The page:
Column: With powerful foes ahead, U.S. needs to step up its attack

Sunday was a big day in the world of Sports. (June 12, 2017)

Christian Pulisic can’t play alone.

The 18-year-old is already the best player the United States has ever produced, but he isn’t the kind of attacker who will slalom through an entire defense on his own. There was only one Diego Maradona.

Pulisic’s minimal influence in the U.S.’ 1-1 draw with Mexico at Estadio Azteca was somewhat predictable, considering the conscious decision the Americans made to send players back instead of forward.

As much as his ability to take on defenders one on one makes him different from other American players, what really separates him is that he is always a step or two ahead of everyone else mentally. He knows when and where to deliver the ball to his teammates, how to position himself to receive it back, how to time his runs. He makes the players around him better. He allows them to make him better.


Sunday night, he didn’t have anyone around him.

This is what Bruce Arena has to address in the 12 months that remain until the World Cup in Russia. The coach has to bridge the enormous chasm between how his team attacks when playing regional weaklings and upper-echelon teams such as Mexico.

Arena’s postgame remarks Sunday indicated his team didn’t play as defensively as it did by design.


“We played 90 minutes to win,” he said. “We didn’t play 90 minutes not to lose.”

Arena excused his team’s lack of offense — the U.S. goal was a once-in-a-lifetime chip shot by Michael Bradley from 40 yards out — by pointing to Mexico’s strength, as well as the imposing environment at the Azteca. But the Americans will be playing other teams of Mexico’s caliber at the World Cup. They will be playing in Russia, presumably in front of some crowds that will be against them.

Arena has played Pulisic at the top of a diamond midfield when playing weaker teams at home. Under that system, Pulisic not only had two forwards in front of him, but also the offensively capable Darlington Nagbe by his side. Pulisic has flourished in that No. 10 role. The players around him have too.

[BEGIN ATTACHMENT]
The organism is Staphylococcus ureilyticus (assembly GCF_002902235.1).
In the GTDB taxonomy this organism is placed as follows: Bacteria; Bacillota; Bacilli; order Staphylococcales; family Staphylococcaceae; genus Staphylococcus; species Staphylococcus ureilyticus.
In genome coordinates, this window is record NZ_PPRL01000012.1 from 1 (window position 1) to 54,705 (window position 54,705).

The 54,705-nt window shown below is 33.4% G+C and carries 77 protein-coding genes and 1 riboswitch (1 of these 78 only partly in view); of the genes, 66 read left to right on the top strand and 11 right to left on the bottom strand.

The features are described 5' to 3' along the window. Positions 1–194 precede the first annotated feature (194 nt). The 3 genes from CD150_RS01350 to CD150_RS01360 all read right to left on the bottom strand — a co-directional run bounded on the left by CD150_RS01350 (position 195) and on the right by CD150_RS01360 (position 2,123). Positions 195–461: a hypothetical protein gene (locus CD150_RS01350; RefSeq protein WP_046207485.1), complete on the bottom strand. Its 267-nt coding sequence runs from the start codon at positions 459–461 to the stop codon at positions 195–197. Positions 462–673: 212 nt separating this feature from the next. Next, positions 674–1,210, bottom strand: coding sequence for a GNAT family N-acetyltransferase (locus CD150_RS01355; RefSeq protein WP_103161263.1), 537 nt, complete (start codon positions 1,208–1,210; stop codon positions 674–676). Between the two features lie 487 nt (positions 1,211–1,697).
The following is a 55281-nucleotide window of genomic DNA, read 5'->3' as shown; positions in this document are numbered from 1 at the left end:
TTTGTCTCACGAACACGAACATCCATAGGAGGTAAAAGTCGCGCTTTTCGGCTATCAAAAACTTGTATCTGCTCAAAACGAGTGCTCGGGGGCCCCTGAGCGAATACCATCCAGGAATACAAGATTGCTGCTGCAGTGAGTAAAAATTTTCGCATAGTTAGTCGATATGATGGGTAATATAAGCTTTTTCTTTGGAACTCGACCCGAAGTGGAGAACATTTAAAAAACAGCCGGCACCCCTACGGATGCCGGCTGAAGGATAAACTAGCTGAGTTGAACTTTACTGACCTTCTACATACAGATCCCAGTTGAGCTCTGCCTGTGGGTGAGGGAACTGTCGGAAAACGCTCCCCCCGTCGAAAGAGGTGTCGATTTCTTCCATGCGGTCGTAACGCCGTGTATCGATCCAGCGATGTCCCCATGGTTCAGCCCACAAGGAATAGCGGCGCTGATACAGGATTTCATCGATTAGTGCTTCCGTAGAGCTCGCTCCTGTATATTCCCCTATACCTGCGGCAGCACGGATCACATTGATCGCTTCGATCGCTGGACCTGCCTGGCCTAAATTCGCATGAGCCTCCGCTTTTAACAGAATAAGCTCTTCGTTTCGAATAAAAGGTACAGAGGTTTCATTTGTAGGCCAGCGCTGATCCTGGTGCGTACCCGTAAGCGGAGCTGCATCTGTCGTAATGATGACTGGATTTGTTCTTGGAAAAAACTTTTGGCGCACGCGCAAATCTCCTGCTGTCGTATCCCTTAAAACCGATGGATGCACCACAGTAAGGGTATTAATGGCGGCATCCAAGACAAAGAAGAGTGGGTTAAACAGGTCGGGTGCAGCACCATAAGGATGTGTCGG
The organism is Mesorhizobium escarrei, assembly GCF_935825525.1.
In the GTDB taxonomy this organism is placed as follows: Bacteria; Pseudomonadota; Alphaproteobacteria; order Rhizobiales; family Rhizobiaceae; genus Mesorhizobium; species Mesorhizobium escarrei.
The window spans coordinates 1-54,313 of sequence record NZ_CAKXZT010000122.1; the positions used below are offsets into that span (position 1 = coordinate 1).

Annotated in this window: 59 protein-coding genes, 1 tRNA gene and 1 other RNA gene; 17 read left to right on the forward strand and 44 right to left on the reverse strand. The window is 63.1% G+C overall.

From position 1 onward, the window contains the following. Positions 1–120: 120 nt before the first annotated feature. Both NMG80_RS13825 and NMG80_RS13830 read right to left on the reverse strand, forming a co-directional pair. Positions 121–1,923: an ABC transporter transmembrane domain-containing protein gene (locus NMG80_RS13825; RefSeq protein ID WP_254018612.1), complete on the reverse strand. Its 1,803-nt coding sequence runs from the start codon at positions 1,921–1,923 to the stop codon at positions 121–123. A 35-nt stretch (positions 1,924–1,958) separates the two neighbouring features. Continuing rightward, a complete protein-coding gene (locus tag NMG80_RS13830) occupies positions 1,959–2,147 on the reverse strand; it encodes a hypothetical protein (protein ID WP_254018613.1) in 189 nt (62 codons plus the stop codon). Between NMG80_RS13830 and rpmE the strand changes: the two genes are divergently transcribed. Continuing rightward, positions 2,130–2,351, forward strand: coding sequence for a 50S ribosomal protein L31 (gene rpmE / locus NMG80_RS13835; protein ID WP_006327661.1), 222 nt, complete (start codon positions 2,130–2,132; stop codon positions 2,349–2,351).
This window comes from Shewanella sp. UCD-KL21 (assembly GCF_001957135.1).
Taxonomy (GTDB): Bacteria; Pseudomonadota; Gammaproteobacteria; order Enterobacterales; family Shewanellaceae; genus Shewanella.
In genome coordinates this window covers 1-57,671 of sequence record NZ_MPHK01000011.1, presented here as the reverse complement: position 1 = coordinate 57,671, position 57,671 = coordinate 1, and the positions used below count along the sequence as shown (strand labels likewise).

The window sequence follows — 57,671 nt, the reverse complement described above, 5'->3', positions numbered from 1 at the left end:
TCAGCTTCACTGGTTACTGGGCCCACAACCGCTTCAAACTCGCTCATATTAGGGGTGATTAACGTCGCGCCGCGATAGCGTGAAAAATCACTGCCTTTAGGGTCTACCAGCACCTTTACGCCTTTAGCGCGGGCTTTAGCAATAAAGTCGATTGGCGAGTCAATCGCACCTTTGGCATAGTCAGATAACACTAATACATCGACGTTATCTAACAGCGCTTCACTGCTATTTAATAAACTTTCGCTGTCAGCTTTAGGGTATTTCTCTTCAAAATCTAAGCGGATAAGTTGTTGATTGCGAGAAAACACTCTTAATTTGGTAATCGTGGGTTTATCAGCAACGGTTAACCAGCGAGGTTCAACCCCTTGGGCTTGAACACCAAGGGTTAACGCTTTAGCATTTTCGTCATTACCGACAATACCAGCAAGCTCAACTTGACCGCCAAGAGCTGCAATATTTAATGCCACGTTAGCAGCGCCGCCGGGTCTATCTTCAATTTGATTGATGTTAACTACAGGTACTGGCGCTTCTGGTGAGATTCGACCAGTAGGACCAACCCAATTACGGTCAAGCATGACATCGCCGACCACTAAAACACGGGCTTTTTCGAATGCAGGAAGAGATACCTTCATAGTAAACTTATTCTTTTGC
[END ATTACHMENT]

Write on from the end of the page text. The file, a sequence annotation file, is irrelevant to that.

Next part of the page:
On the road, Arena has employed a more conservative approach, playing two defensive midfielders instead of one. That was what he did in Panama three months earlier. That was also what he did Sunday.

The alignment forces Pulisic wide, which isolates him from his teammates by varying degrees. He at least had two forwards in front of him in Panama. He had only one in Mexico.

The U.S. defense looked shaky under former coach Juergen Klinsmann and has continued to do so under Arena. Mexico has the region’s best attack, and Arena wasn’t about to take any chances.

The Americans went with a flat five-man back line, with DeAndre Yedlin on the extreme right, DaMarcus Beasley on the left, and Geoff Cameron, Tim Ream and Omar Gonzalez in the middle. The two holding midfielders, Bradley and Kellyn Acosta, were directly in front of them.

Attacking midfielders Pulisic and Paul Arriola were supposed to provide support for lone striker Bobby Wood, but that plan lasted about a half-hour. Mexico Coach Juan Carlos Osorio replaced his starting left back, Oswaldo Alanis, with Jesus Gallardo. The attacking-minded Gallardo started making overlapping runs out of the back, forcing Arriola to backtrack.


The U.S. formation shifted into a 5-3-1-1. Wood and Pulisic were on islands. The majority of the balls sent their way were in the air, which didn’t play to their strengths. On the rare occasions they had the ball at their feet, they didn’t have any nearby passing options.

“Their intention was to defend with five, with three midfielders in front of them and wait for an error, or an opportunity in transition, which is what happened,” Osorio said in Spanish.

The strategy did what it was supposed to, which was to steal a point at Azteca. The result further validated the U.S. federation’s decision to replace Klinsmann with Arena over the winter, as Arena’s resourcefulness secured a point that would have certainly been lost under his tactically inept predecessor. And at this stage, Arena’s only concern should be to accumulate points. There are no style points in World Cup qualifying. All that matters is reaching the tournament.

However, once the Americans have secured a place in Russia, they should strive for more.

What the U.S. is doing now, it was doing 15 years ago, in Arena’s first World Cup. The 2002 team was organized. It was opportunistic and punished opponents for their mistakes.

The Americans now have a world-class attacking midfielder in Pulisic. They have the talent to play more attractively and proactively than any U.S. team before them. They can create their own chances, as opposed to waiting and seeing what their opponents give them. They’re ready to take the next step forward. Arena has to get them there.



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